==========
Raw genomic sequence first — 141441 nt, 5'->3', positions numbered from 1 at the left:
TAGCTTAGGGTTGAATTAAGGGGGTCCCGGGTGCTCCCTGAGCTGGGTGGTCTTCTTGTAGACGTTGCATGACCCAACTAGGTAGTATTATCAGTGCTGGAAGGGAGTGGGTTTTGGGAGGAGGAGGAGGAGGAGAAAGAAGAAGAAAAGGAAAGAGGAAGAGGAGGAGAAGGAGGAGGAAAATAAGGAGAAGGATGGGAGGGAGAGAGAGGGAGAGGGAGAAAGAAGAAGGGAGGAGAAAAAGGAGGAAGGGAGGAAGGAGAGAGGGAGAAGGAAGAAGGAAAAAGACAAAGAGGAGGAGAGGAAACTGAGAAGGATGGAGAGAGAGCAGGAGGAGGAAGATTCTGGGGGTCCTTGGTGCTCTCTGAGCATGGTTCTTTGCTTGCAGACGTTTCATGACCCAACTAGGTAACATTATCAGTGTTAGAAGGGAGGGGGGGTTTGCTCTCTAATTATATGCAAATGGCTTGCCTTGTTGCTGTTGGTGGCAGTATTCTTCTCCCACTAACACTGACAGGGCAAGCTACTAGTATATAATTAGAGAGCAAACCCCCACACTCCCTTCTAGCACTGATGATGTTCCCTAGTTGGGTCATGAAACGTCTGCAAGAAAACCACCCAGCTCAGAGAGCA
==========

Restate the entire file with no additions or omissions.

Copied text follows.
Raw genomic sequence first — 141441 nt, 5'->3', positions numbered from 1 at the left:
TAGCTTAGGGTTGAATTAAGGGGGTCCCGGGTGCTCCCTGAGCTGGGTGGTCTTCTTGTAGACGTTGCATGACCCAACTAGGTAGTATTATCAGTGCTGGAAGGGAGTGGGTTTTGGGAGGAGGAGGAGGAGGAGAAAGAAGAAGAAAAGGAAAGAGGAAGAGGAGGAGAAGGAGGAGGAAAATAAGGAGAAGGATGGGAGGGAGAGAGAGGGAGAGGGAGAAAGAAGAAGGGAGGAGAAAAAGGAGGAAGGGAGGAAGGAGAGAGGGAGAAGGAAGAAGGAAAAAGACAAAGAGGAGGAGAGGAAACTGAGAAGGATGGAGAGAGAGCAGGAGGAGGAAGATTCTGGGGGTCCTTGGTGCTCTCTGAGCATGGTTCTTTGCTTGCAGACGTTTCATGACCCAACTAGGTAACATTATCAGTGTTAGAAGGGAGGGGGGGTTTGCTCTCTAATTATATGCAAATGGCTTGCCTTGTTGCTGTTGGTGGCAGTATTCTTCTCCCACTAACACTGACAGGGCAAGCTACTAGTATATAATTAGAGAGCAAACCCCCACACTCCCTTCTAGCACTGATGATGTTCCCTAGTTGGGTCATGAAACGTCTGCAAGAAAACCACCCAGCTCAGAGAGCA